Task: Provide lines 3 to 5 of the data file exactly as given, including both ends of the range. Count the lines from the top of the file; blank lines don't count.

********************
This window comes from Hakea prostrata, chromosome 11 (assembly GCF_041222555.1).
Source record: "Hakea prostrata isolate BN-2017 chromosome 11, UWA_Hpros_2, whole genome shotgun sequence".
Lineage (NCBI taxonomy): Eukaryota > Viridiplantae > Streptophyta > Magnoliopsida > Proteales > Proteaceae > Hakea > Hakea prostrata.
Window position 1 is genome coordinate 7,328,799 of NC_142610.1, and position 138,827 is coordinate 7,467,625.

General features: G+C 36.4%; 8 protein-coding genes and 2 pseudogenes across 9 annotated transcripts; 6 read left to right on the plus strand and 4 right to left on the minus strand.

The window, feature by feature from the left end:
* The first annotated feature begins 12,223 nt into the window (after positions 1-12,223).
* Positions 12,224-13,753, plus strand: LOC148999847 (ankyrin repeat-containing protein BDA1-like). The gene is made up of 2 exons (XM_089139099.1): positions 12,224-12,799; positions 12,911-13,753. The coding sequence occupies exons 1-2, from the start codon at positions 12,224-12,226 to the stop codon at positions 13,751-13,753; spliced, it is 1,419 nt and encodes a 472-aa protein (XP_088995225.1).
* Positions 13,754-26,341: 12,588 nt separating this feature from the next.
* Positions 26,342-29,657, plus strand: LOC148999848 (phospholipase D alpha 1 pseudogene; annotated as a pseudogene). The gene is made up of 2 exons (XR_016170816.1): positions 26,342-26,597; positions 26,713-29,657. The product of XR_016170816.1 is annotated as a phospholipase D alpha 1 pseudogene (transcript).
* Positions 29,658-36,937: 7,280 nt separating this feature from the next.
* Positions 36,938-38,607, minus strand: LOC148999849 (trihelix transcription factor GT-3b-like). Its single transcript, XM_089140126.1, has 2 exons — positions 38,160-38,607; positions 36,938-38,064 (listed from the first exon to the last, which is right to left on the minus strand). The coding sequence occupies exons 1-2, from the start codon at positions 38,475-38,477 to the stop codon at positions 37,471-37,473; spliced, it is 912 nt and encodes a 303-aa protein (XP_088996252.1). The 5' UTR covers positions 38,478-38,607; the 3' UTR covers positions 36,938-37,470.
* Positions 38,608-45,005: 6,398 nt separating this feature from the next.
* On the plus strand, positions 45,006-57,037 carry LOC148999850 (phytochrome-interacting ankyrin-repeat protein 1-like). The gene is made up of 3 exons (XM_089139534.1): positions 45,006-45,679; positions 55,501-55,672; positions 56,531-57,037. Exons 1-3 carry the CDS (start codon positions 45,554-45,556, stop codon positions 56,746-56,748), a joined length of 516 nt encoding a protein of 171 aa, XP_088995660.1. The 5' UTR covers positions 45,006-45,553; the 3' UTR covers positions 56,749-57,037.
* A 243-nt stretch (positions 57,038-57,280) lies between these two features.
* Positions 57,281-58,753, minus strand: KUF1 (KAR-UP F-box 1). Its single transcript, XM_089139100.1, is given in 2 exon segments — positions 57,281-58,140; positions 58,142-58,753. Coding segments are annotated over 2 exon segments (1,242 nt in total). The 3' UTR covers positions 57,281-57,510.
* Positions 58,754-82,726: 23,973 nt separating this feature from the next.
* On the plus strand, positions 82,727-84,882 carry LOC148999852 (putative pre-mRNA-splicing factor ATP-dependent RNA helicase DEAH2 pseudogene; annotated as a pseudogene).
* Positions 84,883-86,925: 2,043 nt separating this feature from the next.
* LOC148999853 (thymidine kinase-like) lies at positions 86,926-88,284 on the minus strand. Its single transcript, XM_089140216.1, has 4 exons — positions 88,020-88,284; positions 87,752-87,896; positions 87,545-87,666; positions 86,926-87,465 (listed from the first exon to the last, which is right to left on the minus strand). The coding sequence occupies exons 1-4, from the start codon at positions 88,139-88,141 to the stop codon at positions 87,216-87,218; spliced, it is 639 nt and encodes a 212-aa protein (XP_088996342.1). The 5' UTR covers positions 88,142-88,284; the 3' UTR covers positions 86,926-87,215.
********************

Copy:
Lineage (NCBI taxonomy): Eukaryota > Viridiplantae > Streptophyta > Magnoliopsida > Proteales > Proteaceae > Hakea > Hakea prostrata.
Window position 1 is genome coordinate 7,328,799 of NC_142610.1, and position 138,827 is coordinate 7,467,625.

General features: G+C 36.4%; 8 protein-coding genes and 2 pseudogenes across 9 annotated transcripts; 6 read left to right on the plus strand and 4 right to left on the minus strand.